The process of grant writing can be an intimidating one. Whether you are an experienced nonprofit leader or a newly hired staffer, the prospect of sitting down to write a grant proposal may feel at times downright paralyzing. It’s easy to become overwhelmed by application requirements, fear a fast-approaching deadline, or simply get a good, old-fashioned case of writer’s block.

Rest assured, you are not alone! Nonprofits of every size and scope struggle with the same core issues when it comes to creating a winning grant proposal, and often make the same basic mistakes in approach or execution. To help you on your way, we’ve created a list of 5 Common Mistakes to Avoid on Grant Proposals. As with many other realms in life, sometimes it’s easiest to begin by learning what not to do. So let’s save you the pain of trial-and-error and get started!


Mistake #1

Writing Too Much

Attention spans these days are shortening. The foundation trustees who review your grant applications are no exception. More and more, foundations are moving the proposal process online, which often means grant portals with restrictive word, character, or page count limits. Even if you are not restricted in how much you can write, always aim to keep your language concise and to the point. At the end of the day, foundations want to know who you are, why you exist, and why your programs and services matter. So cut the fluff and get down to it!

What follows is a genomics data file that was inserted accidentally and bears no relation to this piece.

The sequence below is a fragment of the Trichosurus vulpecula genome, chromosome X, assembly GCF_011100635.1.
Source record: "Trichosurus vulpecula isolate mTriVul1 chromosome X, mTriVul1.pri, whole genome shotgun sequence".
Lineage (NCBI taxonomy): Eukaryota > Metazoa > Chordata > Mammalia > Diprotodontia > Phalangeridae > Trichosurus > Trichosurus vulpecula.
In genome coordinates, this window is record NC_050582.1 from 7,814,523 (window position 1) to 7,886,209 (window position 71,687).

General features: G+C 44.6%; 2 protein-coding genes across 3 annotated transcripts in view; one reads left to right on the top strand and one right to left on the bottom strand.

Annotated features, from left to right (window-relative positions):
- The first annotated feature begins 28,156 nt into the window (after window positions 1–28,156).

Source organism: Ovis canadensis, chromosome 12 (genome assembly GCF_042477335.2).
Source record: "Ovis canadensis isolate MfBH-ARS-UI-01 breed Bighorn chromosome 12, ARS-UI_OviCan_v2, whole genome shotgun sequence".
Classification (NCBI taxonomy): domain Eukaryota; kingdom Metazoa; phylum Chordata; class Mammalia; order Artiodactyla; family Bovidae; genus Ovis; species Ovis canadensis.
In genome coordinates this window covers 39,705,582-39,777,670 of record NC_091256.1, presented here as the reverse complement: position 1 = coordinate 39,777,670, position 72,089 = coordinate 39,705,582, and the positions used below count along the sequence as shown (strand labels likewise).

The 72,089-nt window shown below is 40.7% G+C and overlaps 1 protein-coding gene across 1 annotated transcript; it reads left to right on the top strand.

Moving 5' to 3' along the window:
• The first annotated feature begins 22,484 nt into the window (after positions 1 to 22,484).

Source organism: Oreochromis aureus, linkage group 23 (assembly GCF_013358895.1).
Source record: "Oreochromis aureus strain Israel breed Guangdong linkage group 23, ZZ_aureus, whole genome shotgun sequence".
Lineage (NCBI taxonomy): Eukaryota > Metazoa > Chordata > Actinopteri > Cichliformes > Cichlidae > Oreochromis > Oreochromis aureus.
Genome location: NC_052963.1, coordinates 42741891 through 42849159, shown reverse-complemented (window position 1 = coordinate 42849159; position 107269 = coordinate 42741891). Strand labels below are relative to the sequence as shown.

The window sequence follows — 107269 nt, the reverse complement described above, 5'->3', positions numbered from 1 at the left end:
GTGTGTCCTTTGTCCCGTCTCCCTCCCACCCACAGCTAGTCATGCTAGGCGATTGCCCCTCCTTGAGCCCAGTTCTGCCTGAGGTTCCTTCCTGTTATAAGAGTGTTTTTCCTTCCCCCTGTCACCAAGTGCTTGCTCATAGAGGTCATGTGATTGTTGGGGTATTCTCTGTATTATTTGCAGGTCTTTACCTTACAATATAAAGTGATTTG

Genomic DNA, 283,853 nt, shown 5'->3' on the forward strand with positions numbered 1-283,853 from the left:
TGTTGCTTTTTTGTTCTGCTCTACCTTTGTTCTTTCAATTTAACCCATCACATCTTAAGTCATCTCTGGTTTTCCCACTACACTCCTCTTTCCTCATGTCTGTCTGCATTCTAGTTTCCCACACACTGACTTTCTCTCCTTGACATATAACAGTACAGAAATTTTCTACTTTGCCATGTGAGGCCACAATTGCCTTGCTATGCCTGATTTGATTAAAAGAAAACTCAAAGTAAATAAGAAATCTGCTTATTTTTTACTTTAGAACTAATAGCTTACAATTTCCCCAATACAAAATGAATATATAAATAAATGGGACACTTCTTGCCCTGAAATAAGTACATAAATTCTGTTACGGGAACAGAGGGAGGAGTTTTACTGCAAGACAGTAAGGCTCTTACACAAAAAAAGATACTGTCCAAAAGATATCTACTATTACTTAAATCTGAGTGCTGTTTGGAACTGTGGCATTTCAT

Mistake #2

Losing Your “Voice”

So often, in an effort to stay within the lines of a proposal’s requirements, we lose our “voice” and the energy we bring to the work is sucked dry. We dread beginning the process of grant writing, we procrastinate, and ultimately we finish with a hollowed-out, soulless shell of a narrative (ok, perhaps I am being a bit dramatic). Even with the need to stay concise, it is critical that any grant proposal you submit has a clear story to tell. Why are you passionate about your organization’s mission and programs? When do you feel most connected to the work you do? This is your chance to inject the narrative with soul. Your honesty, and your own unique voice and perspective, is what will draw the reader in and allow them see the work through your eyes. If you show you care, the reader will care too.


Mistake #3

They Asked for Apples, You Gave Them Oranges

Grant writing is hard, repetitive, and often tedious. Sometimes in our efforts to do everything we need to do to submit a grant proposal, we forget that the foundation we are soliciting has a specific purpose and focus area. It’s important to remember that when we submit a grant application, a group of human beings and/or cyborgs (jk!) will ultimately read what we wrote. Our proposal must resonate clearly with what the foundation trustees care about, not just what we care about. Making a clear connection between your organization’s mission and services and the goals of the foundation you’re applying to is perhaps the most fundamental element of any successful grant request.